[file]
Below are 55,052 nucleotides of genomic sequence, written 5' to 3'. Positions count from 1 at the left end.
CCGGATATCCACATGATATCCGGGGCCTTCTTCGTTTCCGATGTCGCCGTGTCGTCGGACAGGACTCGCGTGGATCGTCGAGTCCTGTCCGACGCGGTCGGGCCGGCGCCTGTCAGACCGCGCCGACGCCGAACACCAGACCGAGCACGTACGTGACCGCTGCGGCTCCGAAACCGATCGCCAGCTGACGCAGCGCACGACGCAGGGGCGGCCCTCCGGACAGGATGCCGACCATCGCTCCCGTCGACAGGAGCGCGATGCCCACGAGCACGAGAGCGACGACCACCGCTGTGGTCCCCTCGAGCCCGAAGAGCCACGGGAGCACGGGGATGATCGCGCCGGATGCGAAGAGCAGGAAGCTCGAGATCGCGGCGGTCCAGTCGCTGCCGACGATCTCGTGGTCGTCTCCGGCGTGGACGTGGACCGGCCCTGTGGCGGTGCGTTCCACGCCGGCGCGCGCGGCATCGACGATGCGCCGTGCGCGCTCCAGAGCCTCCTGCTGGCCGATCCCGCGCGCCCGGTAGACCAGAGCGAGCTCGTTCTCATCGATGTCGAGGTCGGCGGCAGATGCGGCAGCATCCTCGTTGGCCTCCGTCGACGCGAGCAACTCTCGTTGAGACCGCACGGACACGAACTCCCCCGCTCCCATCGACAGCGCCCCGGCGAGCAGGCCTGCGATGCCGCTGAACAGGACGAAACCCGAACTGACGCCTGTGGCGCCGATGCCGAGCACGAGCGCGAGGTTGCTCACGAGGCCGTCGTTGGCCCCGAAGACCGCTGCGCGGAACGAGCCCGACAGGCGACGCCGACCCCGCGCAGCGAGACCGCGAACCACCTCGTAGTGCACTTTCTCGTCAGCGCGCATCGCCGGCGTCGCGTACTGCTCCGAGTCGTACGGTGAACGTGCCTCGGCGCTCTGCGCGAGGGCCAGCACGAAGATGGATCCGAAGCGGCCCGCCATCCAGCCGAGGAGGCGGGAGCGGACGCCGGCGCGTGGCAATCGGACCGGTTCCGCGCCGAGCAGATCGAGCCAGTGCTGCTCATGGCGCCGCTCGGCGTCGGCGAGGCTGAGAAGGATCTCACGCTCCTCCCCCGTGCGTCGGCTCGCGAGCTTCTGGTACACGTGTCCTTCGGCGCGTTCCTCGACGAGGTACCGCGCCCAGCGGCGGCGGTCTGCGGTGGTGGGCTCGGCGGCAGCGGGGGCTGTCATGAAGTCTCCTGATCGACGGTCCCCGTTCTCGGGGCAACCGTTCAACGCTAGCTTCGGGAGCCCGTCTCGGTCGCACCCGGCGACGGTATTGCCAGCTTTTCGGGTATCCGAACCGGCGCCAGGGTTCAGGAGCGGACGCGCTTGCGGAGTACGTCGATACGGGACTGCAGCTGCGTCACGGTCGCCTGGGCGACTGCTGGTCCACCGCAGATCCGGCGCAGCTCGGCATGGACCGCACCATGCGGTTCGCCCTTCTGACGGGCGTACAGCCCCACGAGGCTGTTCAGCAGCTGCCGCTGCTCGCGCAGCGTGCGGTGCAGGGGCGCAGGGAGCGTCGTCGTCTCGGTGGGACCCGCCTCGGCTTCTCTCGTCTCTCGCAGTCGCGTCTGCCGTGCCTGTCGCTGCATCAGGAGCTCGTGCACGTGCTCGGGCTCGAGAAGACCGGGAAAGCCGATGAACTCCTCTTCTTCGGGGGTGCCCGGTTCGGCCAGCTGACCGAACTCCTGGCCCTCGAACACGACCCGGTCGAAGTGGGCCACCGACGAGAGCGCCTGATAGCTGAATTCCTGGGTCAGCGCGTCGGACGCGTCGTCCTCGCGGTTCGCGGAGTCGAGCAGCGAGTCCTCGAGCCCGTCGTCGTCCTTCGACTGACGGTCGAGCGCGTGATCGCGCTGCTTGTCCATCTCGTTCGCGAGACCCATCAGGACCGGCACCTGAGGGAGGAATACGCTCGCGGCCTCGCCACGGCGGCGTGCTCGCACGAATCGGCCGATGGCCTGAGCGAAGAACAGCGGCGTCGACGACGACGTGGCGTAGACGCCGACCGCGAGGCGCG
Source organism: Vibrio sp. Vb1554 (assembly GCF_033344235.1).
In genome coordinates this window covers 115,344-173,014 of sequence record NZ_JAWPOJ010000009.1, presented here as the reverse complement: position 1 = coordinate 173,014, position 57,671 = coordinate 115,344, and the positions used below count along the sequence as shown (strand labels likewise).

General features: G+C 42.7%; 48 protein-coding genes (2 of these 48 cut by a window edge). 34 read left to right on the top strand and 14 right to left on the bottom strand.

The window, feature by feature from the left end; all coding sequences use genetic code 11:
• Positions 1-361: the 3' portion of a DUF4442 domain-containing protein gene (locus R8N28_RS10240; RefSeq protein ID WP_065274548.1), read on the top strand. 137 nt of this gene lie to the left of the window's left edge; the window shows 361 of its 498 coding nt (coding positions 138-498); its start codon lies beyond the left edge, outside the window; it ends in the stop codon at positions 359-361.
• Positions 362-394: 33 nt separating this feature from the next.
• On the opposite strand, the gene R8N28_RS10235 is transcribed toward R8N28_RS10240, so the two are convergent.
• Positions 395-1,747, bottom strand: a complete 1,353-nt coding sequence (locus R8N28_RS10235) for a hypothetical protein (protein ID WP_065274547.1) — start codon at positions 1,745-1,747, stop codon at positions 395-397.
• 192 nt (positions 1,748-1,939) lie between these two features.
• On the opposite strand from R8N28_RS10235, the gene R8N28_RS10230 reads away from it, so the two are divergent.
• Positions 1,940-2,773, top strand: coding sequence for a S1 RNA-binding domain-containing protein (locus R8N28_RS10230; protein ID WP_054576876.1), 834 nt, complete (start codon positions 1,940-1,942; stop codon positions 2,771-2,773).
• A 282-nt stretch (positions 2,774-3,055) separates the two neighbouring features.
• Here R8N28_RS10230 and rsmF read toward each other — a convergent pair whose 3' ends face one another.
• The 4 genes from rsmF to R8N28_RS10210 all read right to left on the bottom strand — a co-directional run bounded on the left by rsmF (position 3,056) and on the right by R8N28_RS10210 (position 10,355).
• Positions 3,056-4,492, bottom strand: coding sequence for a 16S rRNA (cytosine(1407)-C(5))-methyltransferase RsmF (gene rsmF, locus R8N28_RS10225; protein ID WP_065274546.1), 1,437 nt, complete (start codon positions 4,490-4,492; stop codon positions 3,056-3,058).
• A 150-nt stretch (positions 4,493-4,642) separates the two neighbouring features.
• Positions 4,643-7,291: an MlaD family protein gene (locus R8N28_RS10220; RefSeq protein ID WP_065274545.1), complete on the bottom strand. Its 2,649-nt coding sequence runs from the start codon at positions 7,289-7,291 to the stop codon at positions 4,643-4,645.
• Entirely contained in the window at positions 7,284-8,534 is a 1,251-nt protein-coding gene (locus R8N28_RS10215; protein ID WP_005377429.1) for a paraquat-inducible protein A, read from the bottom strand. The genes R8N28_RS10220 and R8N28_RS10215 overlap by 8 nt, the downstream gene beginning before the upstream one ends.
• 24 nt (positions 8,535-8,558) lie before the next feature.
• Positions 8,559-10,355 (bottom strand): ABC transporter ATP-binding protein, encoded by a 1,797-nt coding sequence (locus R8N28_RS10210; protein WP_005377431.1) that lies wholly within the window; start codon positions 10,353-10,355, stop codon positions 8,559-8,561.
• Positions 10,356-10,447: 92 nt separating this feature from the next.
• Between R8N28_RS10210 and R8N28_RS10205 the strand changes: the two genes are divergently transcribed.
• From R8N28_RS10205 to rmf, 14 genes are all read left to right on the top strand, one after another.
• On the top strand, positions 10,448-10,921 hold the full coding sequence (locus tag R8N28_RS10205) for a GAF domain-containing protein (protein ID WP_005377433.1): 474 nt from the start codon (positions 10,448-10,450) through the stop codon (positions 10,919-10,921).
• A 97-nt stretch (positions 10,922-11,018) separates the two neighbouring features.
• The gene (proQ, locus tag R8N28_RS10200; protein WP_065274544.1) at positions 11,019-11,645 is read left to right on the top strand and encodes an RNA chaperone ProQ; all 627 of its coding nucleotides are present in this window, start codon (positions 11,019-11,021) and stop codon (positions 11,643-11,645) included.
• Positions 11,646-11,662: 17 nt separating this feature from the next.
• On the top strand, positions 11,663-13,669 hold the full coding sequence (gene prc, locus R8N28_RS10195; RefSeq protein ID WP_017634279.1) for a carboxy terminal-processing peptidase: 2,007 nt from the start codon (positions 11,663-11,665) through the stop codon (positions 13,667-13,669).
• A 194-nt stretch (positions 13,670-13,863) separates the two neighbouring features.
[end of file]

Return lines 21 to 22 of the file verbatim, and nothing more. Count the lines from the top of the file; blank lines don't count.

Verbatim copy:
• 24 nt (positions 8,535-8,558) lie before the next feature.
• Positions 8,559-10,355 (bottom strand): ABC transporter ATP-binding protein, encoded by a 1,797-nt coding sequence (locus R8N28_RS10210; protein WP_005377431.1) that lies wholly within the window; start codon positions 10,353-10,355, stop codon positions 8,559-8,561.